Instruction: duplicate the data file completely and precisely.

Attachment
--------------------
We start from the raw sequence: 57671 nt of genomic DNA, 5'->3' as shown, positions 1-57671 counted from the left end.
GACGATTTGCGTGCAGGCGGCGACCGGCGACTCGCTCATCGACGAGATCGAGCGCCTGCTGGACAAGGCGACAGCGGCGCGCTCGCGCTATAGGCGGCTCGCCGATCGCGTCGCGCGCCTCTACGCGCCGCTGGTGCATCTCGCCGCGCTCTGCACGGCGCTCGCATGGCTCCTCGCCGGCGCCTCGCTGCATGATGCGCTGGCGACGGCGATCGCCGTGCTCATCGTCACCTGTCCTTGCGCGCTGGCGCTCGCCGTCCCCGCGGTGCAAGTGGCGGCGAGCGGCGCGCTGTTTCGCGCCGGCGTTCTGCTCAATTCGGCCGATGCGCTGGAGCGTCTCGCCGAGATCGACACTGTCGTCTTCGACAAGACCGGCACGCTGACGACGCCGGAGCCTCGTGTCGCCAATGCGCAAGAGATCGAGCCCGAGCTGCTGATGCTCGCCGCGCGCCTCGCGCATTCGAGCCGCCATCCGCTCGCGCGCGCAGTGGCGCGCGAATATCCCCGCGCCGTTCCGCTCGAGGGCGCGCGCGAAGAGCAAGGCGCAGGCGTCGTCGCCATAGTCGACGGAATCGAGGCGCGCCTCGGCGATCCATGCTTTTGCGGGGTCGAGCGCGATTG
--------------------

We start from the raw sequence: 57671 nt of genomic DNA, 5'->3' as shown, positions 1-57671 counted from the left end.
GACGATTTGCGTGCAGGCGGCGACCGGCGACTCGCTCATCGACGAGATCGAGCGCCTGCTGGACAAGGCGACAGCGGCGCGCTCGCGCTATAGGCGGCTCGCCGATCGCGTCGCGCGCCTCTACGCGCCGCTGGTGCATCTCGCCGCGCTCTGCACGGCGCTCGCATGGCTCCTCGCCGGCGCCTCGCTGCATGATGCGCTGGCGACGGCGATCGCCGTGCTCATCGTCACCTGTCCTTGCGCGCTGGCGCTCGCCGTCCCCGCGGTGCAAGTGGCGGCGAGCGGCGCGCTGTTTCGCGCCGGCGTTCTGCTCAATTCGGCCGATGCGCTGGAGCGTCTCGCCGAGATCGACACTGTCGTCTTCGACAAGACCGGCACGCTGACGACGCCGGAGCCTCGTGTCGCCAATGCGCAAGAGATCGAGCCCGAGCTGCTGATGCTCGCCGCGCGCCTCGCGCATTCGAGCCGCCATCCGCTCGCGCGCGCAGTGGCGCGCGAATATCCCCGCGCCGTTCCGCTCGAGGGCGCGCGCGAAGAGCAAGGCGCAGGCGTCGTCGCCATAGTCGACGGAATCGAGGCGCGCCTCGGCGATCCATGCTTTTGCGGGGTCGAGCGCGATTG